Nahum 2
Jamieson-Fausset-Brown Bible Commentary
He that dasheth in pieces is come up before thy face: keep the munition, watch the way, make thy loins strong, fortify thy power mightily.

Na 2:1-13. The Advance of the Destroying Forces against Nineveh, after It Was Used as God's Rod for a Time to Chastise His People: The Capture of That Lion's Dwelling, According to the Sure Word of Jehovah.

1. He that dasheth in pieces—God's "battle axe," wherewith He "breaks in pieces" His enemies. Jer 51:20 applies the same Hebrew term to Nebuchadnezzar (compare Pr 25:18; Jer 50:23, "the hammer of the whole earth"). Here the Medo-Babylonian army under Cyaxares and Nabopolassar, that destroyed Nineveh, is prophetically meant.

before thy face—before Nineveh. Openly, so that the work of God may be manifest.

watch the way—by which the foe will attack, so as to be ready to meet him. Ironical advice; equivalent to a prophecy, Thou shalt have need to use all possible means of defense; but use what thou wilt, all will be in vain.

make thy loins strong—The loins are the seat of strength; to gird them up is to prepare all one's strength for conflict (Job 40:7). Also gird on thy sword (2Sa 20:8; 2Ki 4:29).

For the LORD hath turned away the excellency of Jacob, as the excellency of Israel: for the emptiers have emptied them out, and marred their vine branches.
2. For the Lord hath turned away the excellency of Jacob—that is, the time for Nineveh's overthrow is ripe, because Jacob (Judah) and Israel (the ten tribes) have been sufficiently chastised. The Assyrian rod of chastisement, having done its work, is to be thrown into the fire. If God chastised Jacob and Israel with all their "excellency" (Jerusalem and the temple, which was their pre-eminent excellency above all nations in God's eyes, Ps 47:4; 87:2; Eze 24:21; see on [1158]Am 6:8), how much more will He punish fatally Nineveh, an alien to Him, and idolatrous? Maurer, not so well, translates, "restores," or "will restore the excellency of Jacob."

emptiers—the Assyrian spoilers.

have emptied them out—have spoiled the Israelites and Jews (Ho 10:1). Compare Ps 80:8-16, on "vine branches," as applied to Israel.

The shield of his mighty men is made red, the valiant men are in scarlet: the chariots shall be with flaming torches in the day of his preparation, and the fir trees shall be terribly shaken.
3. his mighty men—the Medo-Babylonian general's mighty men attacking Nineveh.

made red—The ancients dyed their bull's-hide shields red, partly to strike terror into the enemy, chiefly lest the blood from wounds which they might receive should be perceived and give confidence to the foe [Calvin]. G. V. Smith conjectures that the reference is to the red reflection of the sun's rays from shields of bronze or copper, such as are found among the Assyrian remains.

in scarlet—or crimson military tunics (compare Mt 27:28). Xenophon mentions that the Medes were fond of this color. The Lydians and Tyrians extracted the dye from a particular worm.

chariots … with flaming torches—that is, the chariots shall be like flaming torches, their wheels in lightning-like rapidity of rotation flashing light and striking sparks from the stones over which they pass (compare Isa 5:28). English Version supposes a transposition of the Hebrew letters. It is better to translate the Hebrew as it is, "the chariots (shall be furnished) with fire-flashing scythes" (literally, "with the fire," or glitter, of iron weapons). Iron scythes were fixed at right angles to the axles and turned down, or parallel to it, inserted into the felly of the wheel. The Medes, perhaps, had such chariots, though no traces of them are found in Assyrian remains. On account of the latter fact, it may be better to translate, "the chariots (shall come) with the glitter of steel weapons" [Maurer and G. V. Smith].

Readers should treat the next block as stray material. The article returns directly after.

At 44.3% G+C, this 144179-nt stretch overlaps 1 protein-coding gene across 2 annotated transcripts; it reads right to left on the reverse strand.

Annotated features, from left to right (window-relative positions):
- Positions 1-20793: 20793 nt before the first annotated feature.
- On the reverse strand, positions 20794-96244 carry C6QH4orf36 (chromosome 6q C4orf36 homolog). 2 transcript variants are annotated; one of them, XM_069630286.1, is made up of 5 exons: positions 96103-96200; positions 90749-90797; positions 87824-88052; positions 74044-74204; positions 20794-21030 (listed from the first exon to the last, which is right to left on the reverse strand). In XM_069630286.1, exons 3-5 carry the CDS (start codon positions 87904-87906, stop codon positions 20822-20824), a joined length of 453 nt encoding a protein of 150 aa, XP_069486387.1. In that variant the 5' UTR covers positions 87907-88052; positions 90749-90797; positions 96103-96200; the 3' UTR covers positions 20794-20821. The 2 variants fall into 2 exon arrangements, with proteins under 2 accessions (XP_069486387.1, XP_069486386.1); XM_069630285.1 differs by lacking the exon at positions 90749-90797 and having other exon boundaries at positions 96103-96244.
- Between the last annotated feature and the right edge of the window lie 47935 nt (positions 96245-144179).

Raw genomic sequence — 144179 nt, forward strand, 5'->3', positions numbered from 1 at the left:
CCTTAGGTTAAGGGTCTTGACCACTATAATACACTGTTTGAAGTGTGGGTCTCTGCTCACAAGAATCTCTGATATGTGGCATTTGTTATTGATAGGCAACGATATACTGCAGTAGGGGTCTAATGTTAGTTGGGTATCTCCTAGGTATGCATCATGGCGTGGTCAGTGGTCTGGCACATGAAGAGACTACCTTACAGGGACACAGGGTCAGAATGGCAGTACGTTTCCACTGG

in the day of his preparation—Jehovah's (Isa 13:3). Or, "Medo-Babylonian commander's day of preparation for the attack" (Na 2:1). "He" confirms this, and "his" in this verse.

the fir trees—their fir-tree lances.

terribly shaken—branded so as to strike terror. Or, "shall be tremulous with being brandished" [Maurer].

The chariots shall rage in the streets, they shall justle one against another in the broad ways: they shall seem like torches, they shall run like the lightnings.
4. rage—are driven in furious haste (Jer 46:9).

justle one against another—run to and fro [Maurer].

in the broad ways—(2Ch 32:6). Large open spaces in the suburbs of Nineveh.

they shall seem like torches—literally, "their (feminine in Hebrew) appearance (is)": namely, the appearance of the broad places is like that of torches, through the numbers of chariots in them flashing in the sun (Pr 8:26, Margin).

run like the lightnings—with rapid violence (Mt 24:27; Lu 10:18).

He shall recount his worthies: they shall stumble in their walk; they shall make haste to the wall thereof, and the defence shall be prepared.
5. The Assyrian preparations for defense.

He—the Assyrian king.

shall recount his worthies—(Na 3:18). Review, or count over in his mind, his nobles, choosing out the bravest to hasten to the walls and repel the attack. But in vain; for

they shall stumble in their walk—"they shall stumble in their advance" through fear and hurry.

the defence shall be prepared—rather, the covering machine used by besiegers to protect themselves in advancing to the wall. Such sudden transitions, as here from the besieged to the besiegers, are frequent (compare Eze 4:2), [Maurer]. Or, used by the besieged Assyrians [Calvin].

The gates of the rivers shall be opened, and the palace shall be dissolved.
6. The gates of the rivers … opened—The river wall on the Tigris (the west defense of Nineveh) was 4,530 yards long. On the north, south, and east sides, there were large moats, capable of being easily filled with water from the Khosru. Traces of dams ("gates," or sluices) for regulating the supply are still visible, so that the whole city could be surrounded with a water barrier (Na 2:8). Besides, on the east, the weakest side, it was further protected by a lofty double rampart with a moat two hundred feet wide between its two parts, cut in the rocky ground. The moats or canals, flooded by the Ninevites before the siege to repel the foe, were made a dry bed to march into the city, by the foe turning the waters into a different channel: as Cyrus did in the siege of Babylon [Maurer]. In the earlier capture of Nineveh by Arbaces the Mede, and Belesis the Babylonian, Diodorus Siculus, [1.2.80], states that there was an old prophecy that it should not be taken till the river became its enemy; so in the third year of the siege, the river by a flood broke down the walls twenty furlongs, and the king thereupon burnt himself and his palace and all his concubines and wealth together, and the enemy entered by the breach in the wall. Fire and water were doubtless the means of the second destruction here foretold, as of the first.